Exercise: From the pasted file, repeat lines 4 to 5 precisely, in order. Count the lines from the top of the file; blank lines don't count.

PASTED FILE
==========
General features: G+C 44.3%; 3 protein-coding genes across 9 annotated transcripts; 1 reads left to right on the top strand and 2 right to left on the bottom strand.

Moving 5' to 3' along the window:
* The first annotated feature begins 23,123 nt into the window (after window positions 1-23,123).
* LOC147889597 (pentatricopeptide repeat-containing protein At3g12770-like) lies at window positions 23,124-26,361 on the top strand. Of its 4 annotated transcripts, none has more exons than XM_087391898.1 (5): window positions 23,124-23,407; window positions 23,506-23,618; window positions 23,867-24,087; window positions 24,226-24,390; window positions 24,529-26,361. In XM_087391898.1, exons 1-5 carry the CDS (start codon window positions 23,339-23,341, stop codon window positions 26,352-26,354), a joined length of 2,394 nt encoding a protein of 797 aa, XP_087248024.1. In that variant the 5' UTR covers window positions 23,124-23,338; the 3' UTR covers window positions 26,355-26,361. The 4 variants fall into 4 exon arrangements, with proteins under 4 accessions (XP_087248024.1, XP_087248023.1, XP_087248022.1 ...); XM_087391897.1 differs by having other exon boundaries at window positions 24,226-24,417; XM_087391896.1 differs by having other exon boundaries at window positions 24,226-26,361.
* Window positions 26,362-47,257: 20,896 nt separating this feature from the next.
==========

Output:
* LOC147889597 (pentatricopeptide repeat-containing protein At3g12770-like) lies at window positions 23,124-26,361 on the top strand. Of its 4 annotated transcripts, none has more exons than XM_087391898.1 (5): window positions 23,124-23,407; window positions 23,506-23,618; window positions 23,867-24,087; window positions 24,226-24,390; window positions 24,529-26,361. In XM_087391898.1, exons 1-5 carry the CDS (start codon window positions 23,339-23,341, stop codon window positions 26,352-26,354), a joined length of 2,394 nt encoding a protein of 797 aa, XP_087248024.1. In that variant the 5' UTR covers window positions 23,124-23,338; the 3' UTR covers window positions 26,355-26,361. The 4 variants fall into 4 exon arrangements, with proteins under 4 accessions (XP_087248024.1, XP_087248023.1, XP_087248022.1 ...); XM_087391897.1 differs by having other exon boundaries at window positions 24,226-24,417; XM_087391896.1 differs by having other exon boundaries at window positions 24,226-26,361.
* Window positions 26,362-47,257: 20,896 nt separating this feature from the next.